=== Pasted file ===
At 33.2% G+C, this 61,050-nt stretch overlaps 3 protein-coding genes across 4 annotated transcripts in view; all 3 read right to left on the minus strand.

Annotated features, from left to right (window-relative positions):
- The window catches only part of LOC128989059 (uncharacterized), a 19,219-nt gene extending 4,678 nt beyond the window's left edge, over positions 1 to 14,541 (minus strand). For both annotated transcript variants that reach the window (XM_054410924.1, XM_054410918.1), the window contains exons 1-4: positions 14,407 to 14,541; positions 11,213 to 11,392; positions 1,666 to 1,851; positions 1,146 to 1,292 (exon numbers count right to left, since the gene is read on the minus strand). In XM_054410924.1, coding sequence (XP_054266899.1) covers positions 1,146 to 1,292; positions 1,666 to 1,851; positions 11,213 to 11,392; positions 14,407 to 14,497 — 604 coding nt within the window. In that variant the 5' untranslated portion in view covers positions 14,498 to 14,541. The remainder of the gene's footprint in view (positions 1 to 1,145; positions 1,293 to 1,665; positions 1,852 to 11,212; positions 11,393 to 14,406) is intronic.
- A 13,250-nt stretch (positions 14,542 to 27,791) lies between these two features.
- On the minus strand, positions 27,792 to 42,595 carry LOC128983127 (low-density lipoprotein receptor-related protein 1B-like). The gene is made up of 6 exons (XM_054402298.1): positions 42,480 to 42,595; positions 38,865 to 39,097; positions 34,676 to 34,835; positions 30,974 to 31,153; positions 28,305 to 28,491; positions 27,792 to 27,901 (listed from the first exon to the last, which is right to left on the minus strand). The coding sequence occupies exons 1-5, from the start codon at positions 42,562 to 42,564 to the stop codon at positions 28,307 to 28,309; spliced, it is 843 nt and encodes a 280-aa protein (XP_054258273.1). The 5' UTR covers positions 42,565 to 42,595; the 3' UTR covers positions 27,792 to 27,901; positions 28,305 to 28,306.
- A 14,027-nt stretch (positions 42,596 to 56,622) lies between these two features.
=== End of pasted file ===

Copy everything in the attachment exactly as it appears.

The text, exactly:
At 33.2% G+C, this 61,050-nt stretch overlaps 3 protein-coding genes across 4 annotated transcripts in view; all 3 read right to left on the minus strand.

Annotated features, from left to right (window-relative positions):
- The window catches only part of LOC128989059 (uncharacterized), a 19,219-nt gene extending 4,678 nt beyond the window's left edge, over positions 1 to 14,541 (minus strand). For both annotated transcript variants that reach the window (XM_054410924.1, XM_054410918.1), the window contains exons 1-4: positions 14,407 to 14,541; positions 11,213 to 11,392; positions 1,666 to 1,851; positions 1,146 to 1,292 (exon numbers count right to left, since the gene is read on the minus strand). In XM_054410924.1, coding sequence (XP_054266899.1) covers positions 1,146 to 1,292; positions 1,666 to 1,851; positions 11,213 to 11,392; positions 14,407 to 14,497 — 604 coding nt within the window. In that variant the 5' untranslated portion in view covers positions 14,498 to 14,541. The remainder of the gene's footprint in view (positions 1 to 1,145; positions 1,293 to 1,665; positions 1,852 to 11,212; positions 11,393 to 14,406) is intronic.
- A 13,250-nt stretch (positions 14,542 to 27,791) lies between these two features.
- On the minus strand, positions 27,792 to 42,595 carry LOC128983127 (low-density lipoprotein receptor-related protein 1B-like). The gene is made up of 6 exons (XM_054402298.1): positions 42,480 to 42,595; positions 38,865 to 39,097; positions 34,676 to 34,835; positions 30,974 to 31,153; positions 28,305 to 28,491; positions 27,792 to 27,901 (listed from the first exon to the last, which is right to left on the minus strand). The coding sequence occupies exons 1-5, from the start codon at positions 42,562 to 42,564 to the stop codon at positions 28,307 to 28,309; spliced, it is 843 nt and encodes a 280-aa protein (XP_054258273.1). The 5' UTR covers positions 42,565 to 42,595; the 3' UTR covers positions 27,792 to 27,901; positions 28,305 to 28,306.
- A 14,027-nt stretch (positions 42,596 to 56,622) lies between these two features.